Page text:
Dieselgate goes beyond VW. Mercedes’ reputation is in jeopardy after suspicions about potential defeat devices installed in Renault sourced diesel engines were revealed by French anti-fraud police.
According to AFP, authorities already raided Renault’s Lardy Technical Centre and the Guyancourt Technocentre. In search of evidence, computers and technical equipment were removed from the two sites. The departments that were raided were those of certification and adjustment of engine control systems, French CGT union official Florent Grimaldi has revealed.
The Renault Dieselgate scandal comes after the Royal Comission, a specialist technical committee set by the French authorities to test real-world emissions of all diesel vehicles sold on the local market, is apparently suspecting Renault of installing electronic cheats, known as defeat devices, on its 1.6-liter dCi engines, also used by Mercedes’ own models, like the C-Class. The probe started in September and involved 25 Renault models.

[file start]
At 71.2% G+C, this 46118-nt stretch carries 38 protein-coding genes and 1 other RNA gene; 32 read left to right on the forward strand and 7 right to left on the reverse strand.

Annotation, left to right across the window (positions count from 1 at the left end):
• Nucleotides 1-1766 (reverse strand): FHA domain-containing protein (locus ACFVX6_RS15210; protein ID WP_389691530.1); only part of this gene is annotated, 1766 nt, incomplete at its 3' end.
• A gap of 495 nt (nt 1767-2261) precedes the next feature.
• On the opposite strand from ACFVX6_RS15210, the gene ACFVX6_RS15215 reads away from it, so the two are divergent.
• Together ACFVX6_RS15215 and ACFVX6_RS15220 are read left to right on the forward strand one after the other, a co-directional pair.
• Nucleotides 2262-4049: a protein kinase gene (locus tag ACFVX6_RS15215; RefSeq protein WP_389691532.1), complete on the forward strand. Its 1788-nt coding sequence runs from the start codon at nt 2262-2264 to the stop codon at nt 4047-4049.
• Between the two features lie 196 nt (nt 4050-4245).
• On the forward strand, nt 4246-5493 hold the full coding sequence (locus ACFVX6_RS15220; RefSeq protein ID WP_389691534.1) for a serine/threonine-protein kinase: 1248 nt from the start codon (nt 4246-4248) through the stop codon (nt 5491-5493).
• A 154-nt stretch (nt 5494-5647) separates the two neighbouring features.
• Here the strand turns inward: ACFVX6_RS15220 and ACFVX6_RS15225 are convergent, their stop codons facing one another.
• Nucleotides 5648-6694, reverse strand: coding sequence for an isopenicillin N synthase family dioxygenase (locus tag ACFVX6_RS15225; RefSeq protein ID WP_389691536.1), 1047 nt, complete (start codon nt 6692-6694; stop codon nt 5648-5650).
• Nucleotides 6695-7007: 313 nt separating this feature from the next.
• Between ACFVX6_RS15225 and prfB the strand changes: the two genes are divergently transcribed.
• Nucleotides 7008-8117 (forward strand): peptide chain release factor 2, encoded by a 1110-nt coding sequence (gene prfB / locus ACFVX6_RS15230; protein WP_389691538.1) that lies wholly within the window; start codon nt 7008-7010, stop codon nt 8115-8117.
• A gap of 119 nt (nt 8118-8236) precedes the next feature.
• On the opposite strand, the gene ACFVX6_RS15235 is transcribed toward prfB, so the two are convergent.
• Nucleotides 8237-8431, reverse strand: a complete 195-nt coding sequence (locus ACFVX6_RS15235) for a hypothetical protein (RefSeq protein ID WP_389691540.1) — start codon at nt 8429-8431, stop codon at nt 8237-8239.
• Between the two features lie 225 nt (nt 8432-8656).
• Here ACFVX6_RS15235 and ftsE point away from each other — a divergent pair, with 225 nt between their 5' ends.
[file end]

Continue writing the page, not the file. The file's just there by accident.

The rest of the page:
The anti-fraud police raids are said to be directly related to the committee’s findings, the data gathered from Renault’s offices being used to either validate or dismiss the allegations.
Renault denied any wrong-doing and said its diesel engines are clean and void of any defeat devices meant to trick emissions tests. Even so, Renault shares have tanked, a 20% drop taking the company’s value down by 5 billion, today.
Daimler has also addressed the scandal, saying that all engines supplied by the French manufacturer respect the current EU legislation. “We do not use defeat devices. Renault has assured us that it also doesn’t,” a Daimler spokesman is quoted saying by Autonews.